Brig. Gen. Thomas J. Verbeck, USAF

September 2005
By Brig. Gen. Thomas J. Verbeck, USAF, Director of Command, Control, Communications and Warfighting Integration, U.S. European Command

Which emerging technology will have the biggest impact on your organization in the future?

U.S. Secretary of Defense Donald Rumsfeld stated, “We face an enemy that is dispersed throughout the world. It does not operate the same way as a traditional enemy—it has no territory to defend and no permanent bases to safeguard. Our enemy is constantly adapting, and so must we.” The U.S. European Command’s (EUCOM’s) Command, Control, Communications and Warfighting Integration Directorate is doing just that—looking for ways to transform operational support and meet the challenges of fighting the global war on terror in the EUCOM area of responsibility (AOR). Although transformation encompasses much more than new systems, the command expects that promising technologies will play an important role in accelerating achievement of strategic theater transformation goals.

EUCOM’s mission includes maintaining ready forces to conduct the full range of operations; enhancing trans-Atlantic security through support of NATO; promoting regional stability; conducting counterterrorism efforts; and advancing U.S. interests in its AOR. EUCOM is very aware that access to nearby countries is a critical component of each mission area. In this context, access ranges from operating out of forward sites and cooperative security locations to utilizing strategic resources throughout the region, including information systems. In the global war on terror, access includes being able to influence regional security through close cooperation with host and partner nations. This presents a significant systems interoperability challenge both in Eastern Europe, where EUCOM increasingly works directly with Partnership for Peace nations, and in Africa, where collaboration with nations covers a range of technical and operational abilities. Interoperability is vital because information sharing is central to building strong regional security organizations and developing reliable associations with partner nations.

Emerging technologies that foster multinational information sharing are one group of several critical enabling capabilities. Traditionally, EUCOM carried out automated information sharing only within the NATO framework through closed, stovepiped systems. Today’s environment demands that EUCOM share information with 91 nations, other U.S. government agencies, and nongovernmental and partner nation organizations. Consequently, information protection must increasingly shift to protect data objects, allowing a smooth transition across various international network arrangements while maintaining the correct operational disclosure attributes.

EUCOM’s need to cooperate at some level with every nation in its AOR presents additional challenges in language translation, communications infrastructure, knowledge management and policy. Current translation devices are extremely useful but often limited to communications that are directive in nature. U.S. forces can convey simple actions; however, two-way communications with local nationals are much more difficult and often require a degree of nuance current automated translation systems do not support. EUCOM would benefit significantly from translation capabilities embedded across the spectrum of communications from computer applications to radios to cell phones. These devices must be intuitive to operate, must accommodate the most common local dialects, must provide fluid two-way collaboration and must work in an infrastructure-constrained environment.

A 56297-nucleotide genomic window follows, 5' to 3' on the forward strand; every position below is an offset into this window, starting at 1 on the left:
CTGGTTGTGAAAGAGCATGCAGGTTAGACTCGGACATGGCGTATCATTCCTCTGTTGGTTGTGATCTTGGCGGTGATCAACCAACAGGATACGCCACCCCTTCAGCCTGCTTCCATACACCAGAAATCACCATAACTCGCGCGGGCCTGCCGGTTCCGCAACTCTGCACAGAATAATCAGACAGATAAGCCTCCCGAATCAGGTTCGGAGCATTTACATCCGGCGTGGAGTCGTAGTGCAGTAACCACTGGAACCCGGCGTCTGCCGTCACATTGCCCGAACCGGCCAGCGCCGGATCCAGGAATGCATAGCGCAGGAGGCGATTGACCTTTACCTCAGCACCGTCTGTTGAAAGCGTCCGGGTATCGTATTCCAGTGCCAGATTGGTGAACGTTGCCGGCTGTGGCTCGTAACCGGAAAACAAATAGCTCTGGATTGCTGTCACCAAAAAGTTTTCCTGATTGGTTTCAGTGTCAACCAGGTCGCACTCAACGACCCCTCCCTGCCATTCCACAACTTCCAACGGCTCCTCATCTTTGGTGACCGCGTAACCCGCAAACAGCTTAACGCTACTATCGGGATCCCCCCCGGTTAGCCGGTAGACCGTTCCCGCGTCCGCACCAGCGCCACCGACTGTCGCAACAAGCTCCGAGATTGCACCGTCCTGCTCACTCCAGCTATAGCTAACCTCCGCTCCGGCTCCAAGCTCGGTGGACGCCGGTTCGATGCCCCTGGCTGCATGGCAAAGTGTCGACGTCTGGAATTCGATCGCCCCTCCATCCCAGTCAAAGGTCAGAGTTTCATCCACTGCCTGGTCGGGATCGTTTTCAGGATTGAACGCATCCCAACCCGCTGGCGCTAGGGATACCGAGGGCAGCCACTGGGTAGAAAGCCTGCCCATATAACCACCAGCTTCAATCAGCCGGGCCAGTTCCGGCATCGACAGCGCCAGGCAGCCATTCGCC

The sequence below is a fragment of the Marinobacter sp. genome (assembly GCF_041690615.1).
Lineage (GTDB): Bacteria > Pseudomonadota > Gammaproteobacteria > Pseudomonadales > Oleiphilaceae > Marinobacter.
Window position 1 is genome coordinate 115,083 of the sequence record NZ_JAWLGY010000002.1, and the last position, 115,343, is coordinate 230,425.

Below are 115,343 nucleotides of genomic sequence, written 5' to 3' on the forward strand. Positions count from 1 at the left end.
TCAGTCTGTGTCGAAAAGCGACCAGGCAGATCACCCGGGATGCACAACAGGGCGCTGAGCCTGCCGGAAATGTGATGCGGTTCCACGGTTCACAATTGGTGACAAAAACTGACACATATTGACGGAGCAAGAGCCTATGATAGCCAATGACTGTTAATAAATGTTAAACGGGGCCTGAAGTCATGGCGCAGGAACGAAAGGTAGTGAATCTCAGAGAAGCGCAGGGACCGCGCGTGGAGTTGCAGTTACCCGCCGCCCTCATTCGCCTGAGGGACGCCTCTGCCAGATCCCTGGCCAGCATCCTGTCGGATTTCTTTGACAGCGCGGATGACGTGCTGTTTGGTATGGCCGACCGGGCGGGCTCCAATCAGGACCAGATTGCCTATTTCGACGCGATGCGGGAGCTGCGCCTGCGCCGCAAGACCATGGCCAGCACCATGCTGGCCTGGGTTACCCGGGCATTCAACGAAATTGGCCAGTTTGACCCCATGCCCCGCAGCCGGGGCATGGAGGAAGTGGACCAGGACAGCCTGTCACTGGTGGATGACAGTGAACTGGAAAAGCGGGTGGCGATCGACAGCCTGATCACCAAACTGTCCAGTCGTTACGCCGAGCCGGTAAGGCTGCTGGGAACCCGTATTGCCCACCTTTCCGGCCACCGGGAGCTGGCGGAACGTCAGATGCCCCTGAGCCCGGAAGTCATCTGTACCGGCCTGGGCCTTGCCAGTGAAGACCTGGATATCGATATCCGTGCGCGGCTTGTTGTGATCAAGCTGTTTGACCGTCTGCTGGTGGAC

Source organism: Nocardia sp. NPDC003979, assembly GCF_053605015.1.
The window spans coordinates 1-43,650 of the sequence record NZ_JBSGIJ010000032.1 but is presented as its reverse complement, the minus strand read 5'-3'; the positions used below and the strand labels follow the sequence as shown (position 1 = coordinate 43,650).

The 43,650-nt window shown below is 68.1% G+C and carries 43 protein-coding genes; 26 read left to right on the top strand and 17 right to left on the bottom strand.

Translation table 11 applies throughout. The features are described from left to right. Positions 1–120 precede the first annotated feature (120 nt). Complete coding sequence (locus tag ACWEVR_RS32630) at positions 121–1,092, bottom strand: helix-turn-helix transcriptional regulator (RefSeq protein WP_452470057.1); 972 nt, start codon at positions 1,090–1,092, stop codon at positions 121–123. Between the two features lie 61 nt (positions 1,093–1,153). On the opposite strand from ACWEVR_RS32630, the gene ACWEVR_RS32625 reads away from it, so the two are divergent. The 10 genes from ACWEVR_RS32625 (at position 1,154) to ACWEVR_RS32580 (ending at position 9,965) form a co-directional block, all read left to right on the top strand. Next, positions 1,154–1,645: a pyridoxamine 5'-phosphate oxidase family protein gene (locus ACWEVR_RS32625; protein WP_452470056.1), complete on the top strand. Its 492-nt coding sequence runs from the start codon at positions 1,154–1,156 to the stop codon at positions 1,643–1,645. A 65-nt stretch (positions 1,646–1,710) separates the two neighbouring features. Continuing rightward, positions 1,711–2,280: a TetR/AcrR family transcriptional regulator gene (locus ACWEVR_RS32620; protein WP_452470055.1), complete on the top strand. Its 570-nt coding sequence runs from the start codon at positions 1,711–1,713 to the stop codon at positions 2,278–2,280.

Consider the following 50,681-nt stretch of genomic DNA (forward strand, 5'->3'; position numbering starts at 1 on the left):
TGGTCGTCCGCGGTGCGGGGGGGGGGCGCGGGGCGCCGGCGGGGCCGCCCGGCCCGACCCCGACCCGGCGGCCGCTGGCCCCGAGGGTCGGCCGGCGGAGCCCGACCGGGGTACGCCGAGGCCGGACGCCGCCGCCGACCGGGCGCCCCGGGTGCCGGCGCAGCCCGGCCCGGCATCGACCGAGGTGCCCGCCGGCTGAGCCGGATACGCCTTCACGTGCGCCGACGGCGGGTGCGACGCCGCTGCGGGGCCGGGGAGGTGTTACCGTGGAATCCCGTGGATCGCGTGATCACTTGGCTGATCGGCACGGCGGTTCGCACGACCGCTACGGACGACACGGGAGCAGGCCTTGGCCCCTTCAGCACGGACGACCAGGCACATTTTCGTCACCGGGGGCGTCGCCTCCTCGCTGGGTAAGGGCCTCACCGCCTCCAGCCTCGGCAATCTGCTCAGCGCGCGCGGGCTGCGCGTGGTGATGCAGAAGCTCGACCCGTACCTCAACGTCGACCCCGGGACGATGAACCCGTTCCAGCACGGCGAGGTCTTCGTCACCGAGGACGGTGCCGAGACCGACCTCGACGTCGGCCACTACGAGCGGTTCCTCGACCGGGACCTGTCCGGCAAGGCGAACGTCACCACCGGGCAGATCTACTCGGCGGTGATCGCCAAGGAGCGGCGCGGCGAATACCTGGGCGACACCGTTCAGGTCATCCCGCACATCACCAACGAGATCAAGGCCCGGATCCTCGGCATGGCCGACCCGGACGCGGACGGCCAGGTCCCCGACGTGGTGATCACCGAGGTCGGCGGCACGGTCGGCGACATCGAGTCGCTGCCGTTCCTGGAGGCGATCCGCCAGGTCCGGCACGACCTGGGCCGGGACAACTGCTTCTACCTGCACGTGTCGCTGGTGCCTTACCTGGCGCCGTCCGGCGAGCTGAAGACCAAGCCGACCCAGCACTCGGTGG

Facilitating EUCOM’s ability to access and ultimately to cooperate effectively with regional countries requires information and collaboration management. Emerging smart-agent technologies must help all nations, especially those with limited information technology experience, to locate, retrieve and process relevant information. Coalition networks must support real-time collaboration to ensure effective dialogue between decision makers and must provide situational awareness of current actions and outcomes. Technology should help identify and categorize information to ensure only those with proper credentials can access and manipulate information. Multinational networks must account for policies limiting release of certain technologies, especially in cryptography, for nations that are not approved for Type 1 encryption yet still require a degree of assured communications.

Multinational information sharing encompasses not just computer networks but also common operating pictures, tactical datalinks and radio communications on land, in the air and at sea. Integrated and interoperable hardware represents only part of the total information-sharing requirement. Equally important are the knowledge management and collaboration processes that ensure that information sharing leads to common understanding. Today’s security environment demands that the combatant commander have the full range of capabilities to direct coalition forces across the spectrum of conflict, including generation of desired effects in benign areas before environments conducive to terrorist development metastasize.

Finally, while access to partner nations is essential, EUCOM still needs the joint community, services, agencies and other branches of the U.S. government to remove many of the technical barriers that inhibit the efficient flow of information. A single integrated architecture would significantly enhance the command’s effectiveness as it seeks to align actions and effects among components, supporting combatant commands and agencies.

Emerging technologies can significantly accelerate attainment of the required environment to align global partner contributions to the war on terror.